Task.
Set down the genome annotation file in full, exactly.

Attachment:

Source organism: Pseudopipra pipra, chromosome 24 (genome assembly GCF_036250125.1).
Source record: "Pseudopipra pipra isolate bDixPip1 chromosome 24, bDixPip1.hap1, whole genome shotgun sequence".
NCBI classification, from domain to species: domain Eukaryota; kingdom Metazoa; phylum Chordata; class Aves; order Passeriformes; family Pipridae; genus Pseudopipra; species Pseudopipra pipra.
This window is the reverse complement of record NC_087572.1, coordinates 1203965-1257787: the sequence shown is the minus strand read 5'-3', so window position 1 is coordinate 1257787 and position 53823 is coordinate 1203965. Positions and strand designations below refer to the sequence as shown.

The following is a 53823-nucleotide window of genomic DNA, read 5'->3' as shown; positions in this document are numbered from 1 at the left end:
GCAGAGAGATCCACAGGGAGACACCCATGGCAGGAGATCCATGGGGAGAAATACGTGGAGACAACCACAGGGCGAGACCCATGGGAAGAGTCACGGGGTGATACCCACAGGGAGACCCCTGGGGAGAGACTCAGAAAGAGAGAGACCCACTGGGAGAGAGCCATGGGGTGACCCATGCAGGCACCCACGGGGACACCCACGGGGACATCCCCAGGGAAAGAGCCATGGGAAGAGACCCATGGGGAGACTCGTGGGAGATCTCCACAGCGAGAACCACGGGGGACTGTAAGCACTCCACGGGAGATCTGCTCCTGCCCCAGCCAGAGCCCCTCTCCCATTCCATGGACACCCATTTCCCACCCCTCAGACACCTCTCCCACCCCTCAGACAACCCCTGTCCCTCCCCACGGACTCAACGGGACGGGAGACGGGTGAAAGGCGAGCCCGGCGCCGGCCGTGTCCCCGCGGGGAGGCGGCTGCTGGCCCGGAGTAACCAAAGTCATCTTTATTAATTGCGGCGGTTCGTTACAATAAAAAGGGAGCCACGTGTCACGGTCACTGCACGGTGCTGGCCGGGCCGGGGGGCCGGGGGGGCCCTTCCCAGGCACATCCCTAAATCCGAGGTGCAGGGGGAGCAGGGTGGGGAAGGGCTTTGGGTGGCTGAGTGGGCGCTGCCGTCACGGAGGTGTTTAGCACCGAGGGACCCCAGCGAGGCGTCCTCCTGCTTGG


Source organism: Pseudopipra pipra, chromosome 24 (genome assembly GCF_036250125.1).
Source record: "Pseudopipra pipra isolate bDixPip1 chromosome 24, bDixPip1.hap1, whole genome shotgun sequence".
NCBI classification, from domain to species: domain Eukaryota; kingdom Metazoa; phylum Chordata; class Aves; order Passeriformes; family Pipridae; genus Pseudopipra; species Pseudopipra pipra.
This window is the reverse complement of record NC_087572.1, coordinates 1203965-1257787: the sequence shown is the minus strand read 5'-3', so window position 1 is coordinate 1257787 and position 53823 is coordinate 1203965. Positions and strand designations below refer to the sequence as shown.

The following is a 53823-nucleotide window of genomic DNA, read 5'->3' as shown; positions in this document are numbered from 1 at the left end:
GCAGAGAGATCCACAGGGAGACACCCATGGCAGGAGATCCATGGGGAGAAATACGTGGAGACAACCACAGGGCGAGACCCATGGGAAGAGTCACGGGGTGATACCCACAGGGAGACCCCTGGGGAGAGACTCAGAAAGAGAGAGACCCACTGGGAGAGAGCCATGGGGTGACCCATGCAGGCACCCACGGGGACACCCACGGGGACATCCCCAGGGAAAGAGCCATGGGAAGAGACCCATGGGGAGACTCGTGGGAGATCTCCACAGCGAGAACCACGGGGGACTGTAAGCACTCCACGGGAGATCTGCTCCTGCCCCAGCCAGAGCCCCTCTCCCATTCCATGGACACCCATTTCCCACCCCTCAGACACCTCTCCCACCCCTCAGACAACCCCTGTCCCTCCCCACGGACTCAACGGGACGGGAGACGGGTGAAAGGCGAGCCCGGCGCCGGCCGTGTCCCCGCGGGGAGGCGGCTGCTGGCCCGGAGTAACCAAAGTCATCTTTATTAATTGCGGCGGTTCGTTACAATAAAAAGGGAGCCACGTGTCACGGTCACTGCACGGTGCTGGCCGGGCCGGGGGGCCGGGGGGGCCCTTCCCAGGCACATCCCTAAATCCGAGGTGCAGGGGGAGCAGGGTGGGGAAGGGCTTTGGGTGGCTGAGTGGGCGCTGCCGTCACGGAGGTGTTTAGCACCGAGGGACCCCAGCGAGGCGTCCTCCTGCTTGG